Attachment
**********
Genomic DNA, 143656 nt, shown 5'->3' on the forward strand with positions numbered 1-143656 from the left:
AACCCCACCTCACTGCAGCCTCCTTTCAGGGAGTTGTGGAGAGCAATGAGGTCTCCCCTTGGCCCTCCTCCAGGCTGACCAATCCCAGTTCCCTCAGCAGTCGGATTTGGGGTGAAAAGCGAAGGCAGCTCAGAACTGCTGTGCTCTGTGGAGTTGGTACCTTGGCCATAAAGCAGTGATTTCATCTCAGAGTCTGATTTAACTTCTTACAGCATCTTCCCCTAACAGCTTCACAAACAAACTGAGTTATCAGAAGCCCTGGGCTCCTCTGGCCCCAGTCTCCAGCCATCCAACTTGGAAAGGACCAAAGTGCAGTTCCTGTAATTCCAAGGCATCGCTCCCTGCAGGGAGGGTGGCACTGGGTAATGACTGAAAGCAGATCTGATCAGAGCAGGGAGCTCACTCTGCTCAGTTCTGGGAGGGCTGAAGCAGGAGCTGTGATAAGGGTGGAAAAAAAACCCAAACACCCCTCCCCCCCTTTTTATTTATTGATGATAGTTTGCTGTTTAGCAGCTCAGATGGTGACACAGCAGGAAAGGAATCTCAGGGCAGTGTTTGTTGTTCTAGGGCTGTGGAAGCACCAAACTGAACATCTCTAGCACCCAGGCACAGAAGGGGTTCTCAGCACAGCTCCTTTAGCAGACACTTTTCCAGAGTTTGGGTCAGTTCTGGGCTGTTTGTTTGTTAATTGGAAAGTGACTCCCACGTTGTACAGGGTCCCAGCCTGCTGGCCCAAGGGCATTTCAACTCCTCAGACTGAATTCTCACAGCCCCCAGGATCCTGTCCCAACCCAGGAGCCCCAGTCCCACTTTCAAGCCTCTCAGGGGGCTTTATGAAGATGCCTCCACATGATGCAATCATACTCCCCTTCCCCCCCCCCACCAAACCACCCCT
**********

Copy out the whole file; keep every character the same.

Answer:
Genomic DNA, 143656 nt, shown 5'->3' on the forward strand with positions numbered 1-143656 from the left:
AACCCCACCTCACTGCAGCCTCCTTTCAGGGAGTTGTGGAGAGCAATGAGGTCTCCCCTTGGCCCTCCTCCAGGCTGACCAATCCCAGTTCCCTCAGCAGTCGGATTTGGGGTGAAAAGCGAAGGCAGCTCAGAACTGCTGTGCTCTGTGGAGTTGGTACCTTGGCCATAAAGCAGTGATTTCATCTCAGAGTCTGATTTAACTTCTTACAGCATCTTCCCCTAACAGCTTCACAAACAAACTGAGTTATCAGAAGCCCTGGGCTCCTCTGGCCCCAGTCTCCAGCCATCCAACTTGGAAAGGACCAAAGTGCAGTTCCTGTAATTCCAAGGCATCGCTCCCTGCAGGGAGGGTGGCACTGGGTAATGACTGAAAGCAGATCTGATCAGAGCAGGGAGCTCACTCTGCTCAGTTCTGGGAGGGCTGAAGCAGGAGCTGTGATAAGGGTGGAAAAAAAACCCAAACACCCCTCCCCCCCTTTTTATTTATTGATGATAGTTTGCTGTTTAGCAGCTCAGATGGTGACACAGCAGGAAAGGAATCTCAGGGCAGTGTTTGTTGTTCTAGGGCTGTGGAAGCACCAAACTGAACATCTCTAGCACCCAGGCACAGAAGGGGTTCTCAGCACAGCTCCTTTAGCAGACACTTTTCCAGAGTTTGGGTCAGTTCTGGGCTGTTTGTTTGTTAATTGGAAAGTGACTCCCACGTTGTACAGGGTCCCAGCCTGCTGGCCCAAGGGCATTTCAACTCCTCAGACTGAATTCTCACAGCCCCCAGGATCCTGTCCCAACCCAGGAGCCCCAGTCCCACTTTCAAGCCTCTCAGGGGGCTTTATGAAGATGCCTCCACATGATGCAATCATACTCCCCTTCCCCCCCCCCACCAAACCACCCCT